Philippines Manila (1)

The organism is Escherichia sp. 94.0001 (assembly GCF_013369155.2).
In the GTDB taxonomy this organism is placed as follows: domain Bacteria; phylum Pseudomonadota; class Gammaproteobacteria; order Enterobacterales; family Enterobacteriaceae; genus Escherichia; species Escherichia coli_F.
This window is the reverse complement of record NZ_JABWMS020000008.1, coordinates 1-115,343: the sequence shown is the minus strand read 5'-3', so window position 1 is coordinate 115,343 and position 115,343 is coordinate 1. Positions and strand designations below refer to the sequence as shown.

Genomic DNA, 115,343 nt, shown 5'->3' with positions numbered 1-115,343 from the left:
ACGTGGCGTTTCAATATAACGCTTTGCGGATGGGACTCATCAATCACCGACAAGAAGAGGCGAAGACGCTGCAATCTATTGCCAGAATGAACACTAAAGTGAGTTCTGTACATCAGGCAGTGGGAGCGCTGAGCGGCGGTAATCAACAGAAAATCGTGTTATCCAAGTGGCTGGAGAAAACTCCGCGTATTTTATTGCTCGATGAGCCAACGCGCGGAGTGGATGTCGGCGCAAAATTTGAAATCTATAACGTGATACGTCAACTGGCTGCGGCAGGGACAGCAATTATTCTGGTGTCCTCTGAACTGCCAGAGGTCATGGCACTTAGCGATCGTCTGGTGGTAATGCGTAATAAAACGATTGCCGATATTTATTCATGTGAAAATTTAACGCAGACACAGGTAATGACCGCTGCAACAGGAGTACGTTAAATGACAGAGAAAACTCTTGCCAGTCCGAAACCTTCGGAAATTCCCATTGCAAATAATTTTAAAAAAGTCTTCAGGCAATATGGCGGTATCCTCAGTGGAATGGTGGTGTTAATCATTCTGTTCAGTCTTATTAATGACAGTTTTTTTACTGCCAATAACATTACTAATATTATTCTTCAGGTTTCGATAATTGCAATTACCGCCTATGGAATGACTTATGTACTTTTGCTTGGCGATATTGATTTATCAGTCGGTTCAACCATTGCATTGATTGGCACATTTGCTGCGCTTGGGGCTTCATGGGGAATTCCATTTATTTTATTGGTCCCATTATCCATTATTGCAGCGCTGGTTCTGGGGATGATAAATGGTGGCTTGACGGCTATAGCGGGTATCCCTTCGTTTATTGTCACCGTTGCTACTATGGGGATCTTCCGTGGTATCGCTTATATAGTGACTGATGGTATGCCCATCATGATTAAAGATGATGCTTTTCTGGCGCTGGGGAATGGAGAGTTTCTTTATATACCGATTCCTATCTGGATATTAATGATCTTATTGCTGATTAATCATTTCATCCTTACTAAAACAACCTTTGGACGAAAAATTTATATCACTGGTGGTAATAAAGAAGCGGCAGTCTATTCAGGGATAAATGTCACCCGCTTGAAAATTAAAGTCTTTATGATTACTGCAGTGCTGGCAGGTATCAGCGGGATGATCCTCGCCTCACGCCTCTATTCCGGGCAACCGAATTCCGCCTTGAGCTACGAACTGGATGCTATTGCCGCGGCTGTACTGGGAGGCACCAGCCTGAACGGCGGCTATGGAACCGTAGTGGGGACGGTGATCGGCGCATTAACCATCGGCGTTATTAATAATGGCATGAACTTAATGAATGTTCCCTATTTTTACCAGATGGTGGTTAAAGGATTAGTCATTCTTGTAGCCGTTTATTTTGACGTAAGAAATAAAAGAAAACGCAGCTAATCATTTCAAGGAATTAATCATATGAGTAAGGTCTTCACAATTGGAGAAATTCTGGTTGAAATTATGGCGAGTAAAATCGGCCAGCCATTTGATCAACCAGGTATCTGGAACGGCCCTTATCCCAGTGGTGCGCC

>> Well, I am Mr. Maximo Young, 94 years old. Well, my war experience started with ... I was working with a company in the Philippines. That was 1941. Later on, I was sent to States to study agriculture, and then from there, I was one of those chosen to select members of the group that our government committed to be sent to Korea. That was 1950. Now initially, before we were sent to Korea, after selecting different members to compose the 10th Battalion Combat Team, we had some training. Our training ended sometime on September, so on September 15, we made our first trip to Korea aboard [FOREIGN LANGUAGE]. We left the Philippines September 15 and arrive at Korea 19 September. Upon arrival at Korea, we could see the whole area, stationed in Pusan where we landed. There were all of us armed for war. It was this time when the North Koreans invaded South Korea on 15 September the same year. So upon arrival at Pusan, our initial debarkation area, we were sent to [FOREIGN LANGUAGE] for a probation period. From there, we stayed for overnight, and then the following days, we were sent further north to acclimate ourself with the area, including the weather. The weather is very different. It started while in Korea. It was always frigid, very cold. We stayed there for almost 15 days. From there on, we were attached to a US division, the 3rd Army Division of the US. From there, we were assigned an area that is south of Seoul, extending up to about 15 kilometers north of the 38th parallel. We were assigned to patrol an area which is the main line of supply used by the United Nations coming to transport men, soldiers and supplies to the front line. Now it was an incident where our group was designated to secure a certain area not to be a North Korean area. So November 11, we were sent to patrol the area to find out whether there are some North Koreans who are disturbing our supply road. Sometimes they're ambushing friendly troops and sometimes destroying vehicles that are a part of the group that fights the North Koreans. So on November 11, I was in charge of a group to reconnect the area going north. We were the first group to more or less move to reconnect the area. With us were some segments of two companies and some medical units and some support units. Now at 7:30, we left the area from somewhere in south of Korea, going to Yujeong, but our designation was to look for the enemy somewhere at [FOREIGN LANGUAGE]. Along the way, our head group encountered a land mine. The land mine exploded, and all the Jeep which they were riding exploded and flew over, and two of our men were disabled, but we continued moving forward to [FOREIGN LANGUAGE]. Now after completing a bend, going to [FOREIGN LANGUAGE], and an area which is more or less a distance from a hill, a hilly place, we encountered simultaneous burst of enemy fire suspected to be about of 4,000 deployed along that area. We were just little found out that place where we passed after were 45 areas in preparation for any ambush for any enemy that goes north. So since it was surprise attack, all of us would lie down, and then most of our men, cadet or not, because it was a very ideal place for ambush. It was river down the road, and the enemies were all deployed up on top the area. So after several bursts of fires, my men, our men, cannot move, so I was a commander of five towns. I was the fourth town. After a lull, I patrol the periscope. Anytime you have a periscope, you can see the area around you through a telescope without being exposed. I look left and right, and I found out not a single man what belongs to my group. We were about 90 to 100. All of them were flattened to the ground in that group. So as idea forward looking at the enemy, I saw some of them already more or less conferring to each other on the left side and off on the right side. Thinking on my officer [INAUDIBLE], I know they're ready to attack because nobody could fire. So what I did: I opened my tank. A tank, it has a cover. I open the hatch and went out and manned the machine gun with this part of the armament of the tank. What I did is, I cracked the .50-caliber machine gun and started firing from the left. As I continue firing, I saw some of them tumbling down, running, some of them getting out of their trenches. I swing the machine gun from left to right, aiming at those people who already were trying to plan an attack against us. I continue firing. I split about two boxes of ammunition until later on, the support fire coming from behind from our artillery. Now when I started firing, running after this soldiers who were getting out of their trenches from left to right, and after about 15 minutes, there was a support fire from behind. So after about 15 minutes, our soldiers started advancing, returning the fire. Incidentally, after that, we were able to more or less get them to surrender. After a head count, there were about 42 dead and about 201 dead. From there, we straight to [FOREIGN LANGUAGE] to complete our mission. That is the first time that we encountered the North Koreans from the Filipino side is the first time we encountered these North Koreans. Now after the incident, I found out there are foreigners from other countries who also belong to the United Nations command, went down to congratulate me for what I have done because without the fire, I think all of us would have been as good as dead because we can not know. Just imagine an area where all of them, you have the commanding view of the area, and all of us were down there like the pigs that are being shot at. That was the first incident I have encountered. That was the first incident where the Philippine forces encountered the North Koreans, and that was the first victory of the Philippine army. >> What year was that? What month and year was that? >> That was 1950, 1950. >> '50, what month? >> '50. >> What month, month? >> Oh, November. >> That was during the most difficult battles. >> Yeah, that was the most difficult. >> November 1950. >> Then from there, we went north, fought there, and then from there we found out that most of those ... There were 40,000 North Koreans stationed at the area. Now when we went there, all of them dispersed because of our combined attack. Aside from us, there were support units and some planes of the Allied that supported us. >> Well, as Vice President of the Filipinos Korean War Veterans Association, what are some of the activities that you do as an association, and what do you think is important for people to know about Filipinos who fought in the Korean War? >> Well, you're asking me about the different activities we did? >> What's important about Filipinos in the Korean War? What's special about Filipinos? For example, Turkish soldiers, they never left the dead. You know? >> Yeah. >> So every country, there's something special about that country. So what would you say that you want people to know about Filipinos who fought in the Korean War? Like Thai, they were called Little Tiger. Yes. Something about Filipinos? >> Well, the Filipinos, when we arrived at the Korea, we found that most of the civilians that they're fleeing because most of those Koreans, they are uneducated. That's partially the reason why the Japanese, when they occupied Korea, they prohibited Koreans to study, so more or less, never educated them. So during the time, whenever attack, they can not do anything. And what were we observed in Korea were civilians, they don't know where to go. Children, plenty of children, the children were left alone. They were alone. They had nothing, nothing to eat, especially the families. >> So what's special about the Filipinos? >> Well, what's special about the Filipinos? >> Mm-hmm. Yeah. [ Chatter ] >> [FOREIGN LANGUAGE]. What was your role? What was your role that made the presence of the Filipino contingent, critical because of the war or important to the war? [FOREIGN LANGUAGE] [ Chatter ] >> A significant contribution. [ Chatter ] >> Well, first, more or less, fighting against the Koreans and then helping the civilians who are in need of food and protection, security. >> I know Filipinos went to Korea even after the armistice, the 5th Battalion, right, went after, and it helped rebuild Korea. >> Yeah. >> Maybe that's a very significant contribution in the war that ... Many other nations, they left, but Filipinos, even after, they sent another battalion to help reconstruct. I think that's very significant. >> Well, the contribution that was assigned to the Philippines after the fight, they were there to, more or less, study the nuclear activities of ... Well, the Americans told them something nuclear, more or less expecting the world will continue, but incidentally, there was an armistice that lured about 1953 where they declared ... They stabilized rations. >> And I know there were 41 POWs, right? >> I have the number. Excuse me. As a result, we have 112 killed in action, 112 killed in action, and then missing in action, we have 229. And then ... wounded in action, I mean. Missing in action is 16, and we have 41 POWs, prisoners of war. Now the 41 prisoners of war, after the war, we tried to verify, follow up, their destinations. Of the 41, we were able to locate, I think, 36, 36, 36, and until now, the remaining numbers are not found. >> Really? Five of them are not found? >> Until now. >> Wow. >> We suspected that they had died, and they were never found. >> Recovered the remains? >> Now, for the POWs, we have 41. I think 6 of them are not also accounted for. The others have gone back to the Philippines. After 3 years there was ... After the armistice, there was an exchange of prisoners, and some of them came back. >> But not all? >> Yeah, yeah, yeah. >> Oh, no. The families of the POWs that never came back, so they're just waiting? >> For your information, the total number of Filipinos that participated in the Korean War was 4,720. >> Four thousand seven hundred twenty? >> Four thousand seven hundred ... >> No, I thought it was 7,200. [ Chatter ] >> I thought it was 7,200. >> Oh, no. I'm sorry. Seven thousand four hundred twenty. >> Yes. Yeah, and now in the association there are about 3,000, right, left in the association? >> No. As of last June, I could account for 1,700. >> Oh, that's it, huh? One thousand seven hundred. >> One thousand seven hundred living. >> Living. >> Living. And the others, out of the 7,420, the others that came back was assigned to different places, and we have no means of contacting them. Now out of that number, as of now, our living veterans, verified living, is about 34 living veterans. >> Thirty-four? >> Yeah, thirty-four. >> Thirty-four? >> Thirty-four, yeah. >> I thought you said 1,000 ... >> That is for the Tampa City, for the Tampa City. [ Chatter ] >> Because there was five visitors when the ... The 10th was about ... >> The 1st battalion that went. >> Yeah, that's right, battalion. >> Yes, yes. >> The 1st battalion ... >> There was only 34. >> Yeah, 34. >> And you're part of the 1st battalion. >> Yeah, the very 1st battalion. >> The 1st battalion are the oldest, right. I heard there's a 101-year-old veteran. One hundred and one, is he the oldest? >> That 100-plus ... Most of the casualties were of the [INAUDIBLE] were because of another battle that was a year long. That year-long battle started way back in April 1952. That was the time the North Koreans tried to post in order to invade the South Korean. >> Wow. One last question, have you been back to Korea? >> Yes, five times. >> Wow. Five times. >> My son, he went there last year when it was awarded the highest spirit medal in South Korea. In fact, I will give you a copy of ... >> A citation. >> ... a letter. I wanted to take the award, for sure. >> What did you think about when you first went to Korea? How did you feel? >> Well, I was single dad during the time, and I was one of the selected because I came from Fort Knox to study the armored veteran. When I went to Korea, I never thought I would be coming back because it was the time when the North Koreans were very forceful in trying to invade South Korea. Now my impression about South Korea when I was there, it was a place where people are very poor. They were very, very poor. You could see them trying to get food from us, and mostly is what I said, most of the people there are uneducated, very poor, and they have no means of life except farming. >> But now ... >> Wow, terrible. The are the best shipbuilders. >> Mm-hmm. >> In fact, they intended to open up four shipyards in the Philippines so that they will continue to build ships because shipments is a problem. You can transport anything. Back then, it was very costly. Unlimited, but shipbuilding, I think that is what the ambassador told us one time when he said, it was 3 years ago, the ambassador of South Korea, we were having a meeting. The intention of South Korea is situate that the Philippines, which is very, very poor now compared to 1950. We were the second best country, but after the World War II, everything was destroyed including our factories, our everything. Now what the ambassador told me before was that the intention of the moment of South Korea was that within 30 years they want the economy of the Philippines to be in power with Korea. In other words, they will support the Philippines' infrastructure, agriculture, everything, so that way, 30 years, that was 2013. He said 30 years, that was the intention of South Korea. Thirty years from that time, they want the economy of the Philippines to be in power with South Korea. >> I know. I visited too many countries, and when I went to the memorial today, I was amazed, and I said it's the best memorial and museum that I've ever seen in any other country. You know? >> Yeah. >> The facility, the Pepco facility? >> Yeah, yeah, yeah. >> It is amazing. >> Very amazing. [ Chatter ] >> I was so impressed. It's maintained beautifully. The museum is very nicely presented and display. The auditorium, the memorial ... >> Yes, yes. Way back 800, I think. >> Just so wonderful, and I'm very proud to know that the Korean government has been able to build that to honor and thank the veterans. So I was very proud to hear that. I hope that you are very proud when you went to Korea recently to see skyscrapers, Hyundai, Samsung, LG. Korea is very prosperous, and Koreans are successful because of your sacrifice. Yeah. >> Well, there is a way they have best fusion because the North Koreans has not gone down to South to destroy. They have a very big space.